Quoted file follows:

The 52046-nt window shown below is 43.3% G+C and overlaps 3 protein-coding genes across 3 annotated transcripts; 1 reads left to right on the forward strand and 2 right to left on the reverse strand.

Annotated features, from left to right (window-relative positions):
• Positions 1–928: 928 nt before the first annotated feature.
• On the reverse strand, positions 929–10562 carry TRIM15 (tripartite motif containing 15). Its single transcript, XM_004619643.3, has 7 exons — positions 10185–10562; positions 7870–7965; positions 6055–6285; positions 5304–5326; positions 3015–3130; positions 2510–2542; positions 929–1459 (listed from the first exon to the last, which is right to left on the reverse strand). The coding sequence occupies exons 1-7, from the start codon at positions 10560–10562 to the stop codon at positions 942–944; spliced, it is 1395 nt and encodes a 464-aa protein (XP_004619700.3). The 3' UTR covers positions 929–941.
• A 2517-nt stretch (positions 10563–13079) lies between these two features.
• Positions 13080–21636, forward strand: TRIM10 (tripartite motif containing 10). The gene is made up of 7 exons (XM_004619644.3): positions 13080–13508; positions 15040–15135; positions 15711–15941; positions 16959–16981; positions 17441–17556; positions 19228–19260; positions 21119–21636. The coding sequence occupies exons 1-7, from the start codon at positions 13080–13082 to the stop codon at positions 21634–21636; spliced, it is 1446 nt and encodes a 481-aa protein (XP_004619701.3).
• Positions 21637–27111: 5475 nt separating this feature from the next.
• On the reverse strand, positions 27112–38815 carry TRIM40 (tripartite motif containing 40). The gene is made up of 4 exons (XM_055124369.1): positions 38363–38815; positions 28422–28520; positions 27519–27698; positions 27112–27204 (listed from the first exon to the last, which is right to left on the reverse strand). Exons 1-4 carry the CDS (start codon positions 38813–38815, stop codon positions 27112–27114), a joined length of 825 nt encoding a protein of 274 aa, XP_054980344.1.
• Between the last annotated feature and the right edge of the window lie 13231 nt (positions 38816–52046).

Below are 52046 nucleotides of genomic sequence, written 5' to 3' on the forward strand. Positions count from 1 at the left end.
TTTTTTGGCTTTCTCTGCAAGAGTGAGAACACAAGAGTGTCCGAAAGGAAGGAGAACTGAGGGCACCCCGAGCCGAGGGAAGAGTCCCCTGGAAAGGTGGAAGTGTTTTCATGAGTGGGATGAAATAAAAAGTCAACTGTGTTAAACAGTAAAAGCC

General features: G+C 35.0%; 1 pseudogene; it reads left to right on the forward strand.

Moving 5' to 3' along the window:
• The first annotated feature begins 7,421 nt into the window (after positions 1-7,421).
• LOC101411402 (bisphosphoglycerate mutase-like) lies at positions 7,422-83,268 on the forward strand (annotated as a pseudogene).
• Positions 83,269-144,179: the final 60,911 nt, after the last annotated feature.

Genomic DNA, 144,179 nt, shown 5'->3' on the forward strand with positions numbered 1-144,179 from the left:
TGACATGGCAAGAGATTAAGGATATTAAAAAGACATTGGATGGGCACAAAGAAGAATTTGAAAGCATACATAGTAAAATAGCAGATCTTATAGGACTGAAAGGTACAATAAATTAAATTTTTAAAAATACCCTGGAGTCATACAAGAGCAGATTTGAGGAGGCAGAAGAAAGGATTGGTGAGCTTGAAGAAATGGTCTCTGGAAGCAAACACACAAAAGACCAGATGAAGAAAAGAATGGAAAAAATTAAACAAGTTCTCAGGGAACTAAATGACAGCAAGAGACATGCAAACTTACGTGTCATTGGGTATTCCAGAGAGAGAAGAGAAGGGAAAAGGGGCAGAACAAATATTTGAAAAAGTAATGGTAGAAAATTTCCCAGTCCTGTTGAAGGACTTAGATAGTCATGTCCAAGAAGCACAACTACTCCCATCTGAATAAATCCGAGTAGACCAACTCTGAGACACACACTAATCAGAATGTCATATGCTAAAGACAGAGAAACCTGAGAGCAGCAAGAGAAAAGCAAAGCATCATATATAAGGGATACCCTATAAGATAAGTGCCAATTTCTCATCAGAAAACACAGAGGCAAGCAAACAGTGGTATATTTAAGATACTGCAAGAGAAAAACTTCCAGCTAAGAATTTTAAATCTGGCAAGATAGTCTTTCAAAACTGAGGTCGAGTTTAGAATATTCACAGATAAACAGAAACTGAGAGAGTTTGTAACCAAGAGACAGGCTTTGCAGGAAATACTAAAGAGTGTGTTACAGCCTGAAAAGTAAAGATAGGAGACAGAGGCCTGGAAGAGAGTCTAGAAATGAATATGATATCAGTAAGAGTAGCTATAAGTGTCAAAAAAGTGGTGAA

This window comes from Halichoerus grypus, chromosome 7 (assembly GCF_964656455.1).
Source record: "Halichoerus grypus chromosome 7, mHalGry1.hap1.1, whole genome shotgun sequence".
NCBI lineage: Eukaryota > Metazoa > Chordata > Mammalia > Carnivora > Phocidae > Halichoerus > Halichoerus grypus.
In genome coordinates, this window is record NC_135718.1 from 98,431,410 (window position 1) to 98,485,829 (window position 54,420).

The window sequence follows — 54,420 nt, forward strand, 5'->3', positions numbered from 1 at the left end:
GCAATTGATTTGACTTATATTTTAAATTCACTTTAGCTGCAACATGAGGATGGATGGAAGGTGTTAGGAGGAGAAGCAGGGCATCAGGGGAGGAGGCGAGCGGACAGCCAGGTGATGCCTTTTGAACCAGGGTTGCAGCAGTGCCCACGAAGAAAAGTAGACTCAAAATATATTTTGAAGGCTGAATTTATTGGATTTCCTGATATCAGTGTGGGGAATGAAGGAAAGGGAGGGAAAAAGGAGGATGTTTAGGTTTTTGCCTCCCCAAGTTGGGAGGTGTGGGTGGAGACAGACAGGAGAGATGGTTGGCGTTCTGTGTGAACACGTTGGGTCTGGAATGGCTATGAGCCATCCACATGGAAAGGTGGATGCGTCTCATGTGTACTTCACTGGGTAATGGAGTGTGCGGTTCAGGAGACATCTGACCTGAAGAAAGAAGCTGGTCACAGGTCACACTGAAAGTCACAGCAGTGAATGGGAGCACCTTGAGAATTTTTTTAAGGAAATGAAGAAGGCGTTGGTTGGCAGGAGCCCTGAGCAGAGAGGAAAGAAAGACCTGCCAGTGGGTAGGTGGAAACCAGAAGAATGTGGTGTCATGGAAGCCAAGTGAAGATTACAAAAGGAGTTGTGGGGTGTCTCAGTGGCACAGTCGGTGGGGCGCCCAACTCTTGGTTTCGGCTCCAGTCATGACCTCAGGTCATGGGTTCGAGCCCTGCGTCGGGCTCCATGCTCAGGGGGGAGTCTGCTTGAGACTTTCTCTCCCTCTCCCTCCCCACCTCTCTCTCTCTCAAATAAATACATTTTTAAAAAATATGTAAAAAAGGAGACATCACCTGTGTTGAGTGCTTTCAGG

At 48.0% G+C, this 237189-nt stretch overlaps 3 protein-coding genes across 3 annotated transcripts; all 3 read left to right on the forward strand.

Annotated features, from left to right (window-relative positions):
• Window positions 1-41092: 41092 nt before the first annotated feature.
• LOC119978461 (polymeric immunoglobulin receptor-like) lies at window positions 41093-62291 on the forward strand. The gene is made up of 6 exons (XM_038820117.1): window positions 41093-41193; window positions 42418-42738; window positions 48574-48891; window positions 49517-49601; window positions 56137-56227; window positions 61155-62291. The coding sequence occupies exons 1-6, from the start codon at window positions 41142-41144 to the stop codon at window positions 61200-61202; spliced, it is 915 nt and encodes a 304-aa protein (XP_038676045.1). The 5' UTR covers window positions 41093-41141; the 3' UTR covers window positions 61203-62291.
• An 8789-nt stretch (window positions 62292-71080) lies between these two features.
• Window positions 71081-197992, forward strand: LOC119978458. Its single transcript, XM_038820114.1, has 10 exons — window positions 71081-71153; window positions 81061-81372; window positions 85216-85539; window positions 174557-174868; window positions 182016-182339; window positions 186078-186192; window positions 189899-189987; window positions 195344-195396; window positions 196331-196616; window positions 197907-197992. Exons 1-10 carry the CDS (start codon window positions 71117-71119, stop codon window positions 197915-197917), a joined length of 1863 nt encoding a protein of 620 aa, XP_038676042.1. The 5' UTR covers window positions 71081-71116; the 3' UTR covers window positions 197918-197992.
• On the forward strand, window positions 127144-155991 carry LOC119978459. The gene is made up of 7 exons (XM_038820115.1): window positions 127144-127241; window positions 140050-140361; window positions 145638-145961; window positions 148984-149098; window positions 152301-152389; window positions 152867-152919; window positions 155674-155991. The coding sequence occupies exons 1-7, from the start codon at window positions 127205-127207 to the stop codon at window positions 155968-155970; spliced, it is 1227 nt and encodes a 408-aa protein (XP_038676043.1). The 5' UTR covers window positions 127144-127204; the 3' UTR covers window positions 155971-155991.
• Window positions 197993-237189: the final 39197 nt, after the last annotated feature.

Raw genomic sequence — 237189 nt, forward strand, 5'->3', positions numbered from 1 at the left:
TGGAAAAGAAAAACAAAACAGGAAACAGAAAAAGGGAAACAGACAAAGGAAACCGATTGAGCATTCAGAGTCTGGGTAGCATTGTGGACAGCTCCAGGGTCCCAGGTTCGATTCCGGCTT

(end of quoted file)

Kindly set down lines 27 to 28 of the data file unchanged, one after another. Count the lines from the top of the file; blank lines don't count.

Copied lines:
• Window positions 1-41092: 41092 nt before the first annotated feature.
• LOC119978461 (polymeric immunoglobulin receptor-like) lies at window positions 41093-62291 on the forward strand. The gene is made up of 6 exons (XM_038820117.1): window positions 41093-41193; window positions 42418-42738; window positions 48574-48891; window positions 49517-49601; window positions 56137-56227; window positions 61155-62291. The coding sequence occupies exons 1-6, from the start codon at window positions 41142-41144 to the stop codon at window positions 61200-61202; spliced, it is 915 nt and encodes a 304-aa protein (XP_038676045.1). The 5' UTR covers window positions 41093-41141; the 3' UTR covers window positions 61203-62291.